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Friday, January 22, 2016

Strategy #3 - Read-Around Groups (Engagement Strategies Series)

Happy Friday!!

Here in South Jersey, were are eagerly awaiting snowageddon!! Blizzard + coastal flooding + four kids under the age of 7 stuck inside all weekend = CRAZINESS!!

Anyway, before we lose power to the snowpocalypse, I wanted to post the latest in my engagement series and it's one of my absolute FAVORITES!! Now, I will make no claims to have "invented" Read-Around Groups. Just a quick Google search will lead you to countless awesome teachers who rock this strategy on the daily.

Read-Around Groups are for sure, the BEST way that I've ever found, to actually get students investing in revising and editing their papers. THE BEST!! You have students complete them after they've finished writing their first drafts of an essay. Don't let students write their names on the paper... Have them use a number instead (like their birth date... Nothing too personal, but a way to identify them without the whole class knowing whose paper is whose).

Try them a few times and you will be hooked, I promise! It's great for the kids to glimpse almost everyone's first draft of their paper, and it really helps them get some great ideas for revising and editing their own papers.

 Have you ever used Read-Around Groups? How do you do it in your classroom? I'd love to hear about it!!

Happy Teaching!!

Check out all five of the posts in this series:


11 comments:

  1. Here's a question: must each student be finished with their drafts in order to participate? I tried to do Read-Around Groups during our Expository Writing, and there were quite a few students that didn't have their draft done. What do you do in that case?

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    1. They have to have them done! If students aren't finished the day before, they need to finish for homework. If it's not ready the next day, then it's an incomplete and they do not get to participate. I'm pretty tough about this :)

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  2. How do you prep for this? Do the students have to give you their draft without a name on it, or do they make two copies (one for them, one for the activity), or something else entirely genius?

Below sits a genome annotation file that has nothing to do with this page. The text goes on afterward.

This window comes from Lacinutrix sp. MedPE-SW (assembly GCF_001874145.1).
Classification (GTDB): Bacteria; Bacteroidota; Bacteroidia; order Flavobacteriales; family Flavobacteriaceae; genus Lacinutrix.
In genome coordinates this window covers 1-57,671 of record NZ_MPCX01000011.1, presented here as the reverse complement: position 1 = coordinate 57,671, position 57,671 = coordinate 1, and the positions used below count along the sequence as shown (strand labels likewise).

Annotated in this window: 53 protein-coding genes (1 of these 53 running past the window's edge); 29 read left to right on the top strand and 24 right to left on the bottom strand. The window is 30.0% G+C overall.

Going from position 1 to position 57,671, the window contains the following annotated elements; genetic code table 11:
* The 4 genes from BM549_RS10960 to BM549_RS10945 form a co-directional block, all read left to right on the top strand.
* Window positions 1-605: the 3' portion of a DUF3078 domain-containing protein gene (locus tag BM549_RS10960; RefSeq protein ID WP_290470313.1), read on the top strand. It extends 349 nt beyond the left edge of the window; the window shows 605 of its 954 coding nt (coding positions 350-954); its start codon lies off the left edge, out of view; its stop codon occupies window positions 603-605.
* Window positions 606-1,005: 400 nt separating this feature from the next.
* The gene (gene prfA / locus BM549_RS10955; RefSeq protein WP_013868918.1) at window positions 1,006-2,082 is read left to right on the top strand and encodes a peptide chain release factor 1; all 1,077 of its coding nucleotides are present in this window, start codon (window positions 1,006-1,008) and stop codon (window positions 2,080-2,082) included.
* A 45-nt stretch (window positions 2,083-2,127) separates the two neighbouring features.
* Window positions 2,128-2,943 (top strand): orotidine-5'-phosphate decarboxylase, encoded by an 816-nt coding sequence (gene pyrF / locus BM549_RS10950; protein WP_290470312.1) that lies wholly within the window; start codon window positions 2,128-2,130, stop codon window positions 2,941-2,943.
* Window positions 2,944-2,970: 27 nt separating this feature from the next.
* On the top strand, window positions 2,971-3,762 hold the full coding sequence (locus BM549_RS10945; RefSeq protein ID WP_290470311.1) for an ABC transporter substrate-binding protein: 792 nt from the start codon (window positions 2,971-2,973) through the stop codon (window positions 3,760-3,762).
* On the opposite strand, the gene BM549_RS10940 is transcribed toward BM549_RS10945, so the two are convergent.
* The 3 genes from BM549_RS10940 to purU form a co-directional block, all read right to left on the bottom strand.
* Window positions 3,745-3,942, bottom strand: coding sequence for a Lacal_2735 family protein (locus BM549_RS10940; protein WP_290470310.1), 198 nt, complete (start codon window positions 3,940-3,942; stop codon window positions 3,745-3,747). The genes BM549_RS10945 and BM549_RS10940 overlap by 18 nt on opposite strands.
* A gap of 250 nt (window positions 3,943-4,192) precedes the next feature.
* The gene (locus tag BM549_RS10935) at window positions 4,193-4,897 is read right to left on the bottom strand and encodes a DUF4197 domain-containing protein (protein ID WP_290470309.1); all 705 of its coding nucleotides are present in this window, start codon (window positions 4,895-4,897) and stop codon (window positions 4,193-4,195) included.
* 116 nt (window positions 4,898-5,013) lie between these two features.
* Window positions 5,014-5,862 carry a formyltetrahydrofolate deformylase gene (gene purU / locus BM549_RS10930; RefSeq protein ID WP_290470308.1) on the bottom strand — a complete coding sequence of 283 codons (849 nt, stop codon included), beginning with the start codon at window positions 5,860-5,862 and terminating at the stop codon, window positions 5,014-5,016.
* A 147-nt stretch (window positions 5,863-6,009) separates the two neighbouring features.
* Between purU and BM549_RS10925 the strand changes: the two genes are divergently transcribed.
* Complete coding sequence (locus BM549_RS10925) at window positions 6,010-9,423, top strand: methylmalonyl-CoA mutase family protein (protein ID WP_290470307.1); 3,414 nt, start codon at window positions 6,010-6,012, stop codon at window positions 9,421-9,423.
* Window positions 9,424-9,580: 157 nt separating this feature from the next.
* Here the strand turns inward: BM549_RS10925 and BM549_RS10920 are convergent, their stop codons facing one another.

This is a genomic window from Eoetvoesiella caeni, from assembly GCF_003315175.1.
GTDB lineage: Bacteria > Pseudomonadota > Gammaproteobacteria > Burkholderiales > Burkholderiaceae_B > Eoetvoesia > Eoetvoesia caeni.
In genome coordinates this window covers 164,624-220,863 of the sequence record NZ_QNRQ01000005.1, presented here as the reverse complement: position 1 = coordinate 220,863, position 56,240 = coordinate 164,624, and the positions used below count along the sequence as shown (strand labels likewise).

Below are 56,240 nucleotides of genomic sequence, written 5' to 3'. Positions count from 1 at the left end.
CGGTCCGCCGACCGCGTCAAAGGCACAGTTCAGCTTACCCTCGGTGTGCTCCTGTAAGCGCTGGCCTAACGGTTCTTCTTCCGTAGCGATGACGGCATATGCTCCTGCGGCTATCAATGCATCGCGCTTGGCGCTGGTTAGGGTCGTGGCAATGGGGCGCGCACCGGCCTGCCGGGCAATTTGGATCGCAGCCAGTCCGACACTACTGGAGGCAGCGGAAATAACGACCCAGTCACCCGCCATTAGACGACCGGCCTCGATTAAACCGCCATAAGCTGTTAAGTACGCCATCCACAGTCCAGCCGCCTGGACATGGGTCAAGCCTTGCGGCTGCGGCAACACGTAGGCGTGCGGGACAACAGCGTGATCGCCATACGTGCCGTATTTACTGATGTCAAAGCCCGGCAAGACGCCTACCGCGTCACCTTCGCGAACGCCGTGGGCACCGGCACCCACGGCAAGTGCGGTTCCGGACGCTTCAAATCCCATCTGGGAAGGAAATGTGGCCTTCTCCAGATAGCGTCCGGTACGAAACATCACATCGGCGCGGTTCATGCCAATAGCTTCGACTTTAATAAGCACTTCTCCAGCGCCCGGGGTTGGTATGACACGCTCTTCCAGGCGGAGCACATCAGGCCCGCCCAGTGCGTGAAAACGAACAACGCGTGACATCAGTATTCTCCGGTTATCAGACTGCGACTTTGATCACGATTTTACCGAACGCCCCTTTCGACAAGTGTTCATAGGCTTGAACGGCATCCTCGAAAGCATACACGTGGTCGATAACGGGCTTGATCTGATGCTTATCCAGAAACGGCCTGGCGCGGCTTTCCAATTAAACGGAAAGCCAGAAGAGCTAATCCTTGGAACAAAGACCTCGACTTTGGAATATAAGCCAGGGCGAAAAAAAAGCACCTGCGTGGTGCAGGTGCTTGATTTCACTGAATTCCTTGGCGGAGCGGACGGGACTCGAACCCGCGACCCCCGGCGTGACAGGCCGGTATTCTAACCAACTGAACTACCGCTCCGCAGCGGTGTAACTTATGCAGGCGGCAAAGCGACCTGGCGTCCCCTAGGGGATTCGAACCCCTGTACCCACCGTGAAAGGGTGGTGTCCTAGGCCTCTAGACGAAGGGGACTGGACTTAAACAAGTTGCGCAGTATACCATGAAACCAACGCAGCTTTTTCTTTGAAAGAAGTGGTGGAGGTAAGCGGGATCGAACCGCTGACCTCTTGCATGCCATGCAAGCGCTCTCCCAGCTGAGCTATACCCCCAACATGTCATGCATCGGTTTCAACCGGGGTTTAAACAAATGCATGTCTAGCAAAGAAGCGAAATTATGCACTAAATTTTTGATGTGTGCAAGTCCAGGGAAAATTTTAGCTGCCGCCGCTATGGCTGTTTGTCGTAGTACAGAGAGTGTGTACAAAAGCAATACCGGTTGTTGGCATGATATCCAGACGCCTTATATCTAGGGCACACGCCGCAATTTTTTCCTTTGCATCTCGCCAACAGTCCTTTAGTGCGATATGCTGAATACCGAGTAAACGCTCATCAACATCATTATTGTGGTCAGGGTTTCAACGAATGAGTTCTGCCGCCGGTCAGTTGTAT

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    1. My bad! It wasn't clear in the original post... I fixed it! Hope that helps!!

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  3. It says to pass papers around in #1 of the instructions... what papers? What have they already completed before starting this assignment?

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  4. Hi! Sorry this wasn't clear! I fixed it :) Thanks for reading!!

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  5. I just tried this with my 8th graders the other week. They needed extra practice with editing and revising so I tried the rotating of essays so each student was seeing a different essay and it upped the engagement! I told them before we started that they were essays from each of my classes, so then throughout the activity I had many students saying in disbelief "A 7th/8th grader wrote this?? But they're missing *insert specific part here*!". Their surprise about the lack of quality essays I have received really made them think about their own work and what they need to double check for every time we do a writing assignment. I'd say the activity was a success!

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    1. Awesome! Great to hear from you, Chelsea! Thanks for sharing :)

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  6. Hi, I'll be teaching 5th grade ELA for the first time next fall and have found your blogs very helpful. I have some questions about your read-around groups. After the "best" writing has been selected and you read it aloud, is the author ever identified? Do you do more than one set of read-arounds per piece or just one? How many days do you allow for revising? Thanks so much for sharing your strategies.

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    1. *Yes, the "best" pieces are always shared with the class and we do identify the author :) It's a great moment for those kids.
      *We just do one read-around for each piece.
      *So, students can be revising the entire time they draft. That is one of the main reasons why I like to write in front of the kids... I want them to see that I begin revising the moment that I start writing! After the read-around groups, kids usually get 1-2 days to write their final draft, so that could be considered official "revising" and "editing" time.

      Hope that helps!!

      ~Jenna

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  7. Just curious...what does your Read Around paper say that is framed on the desk?

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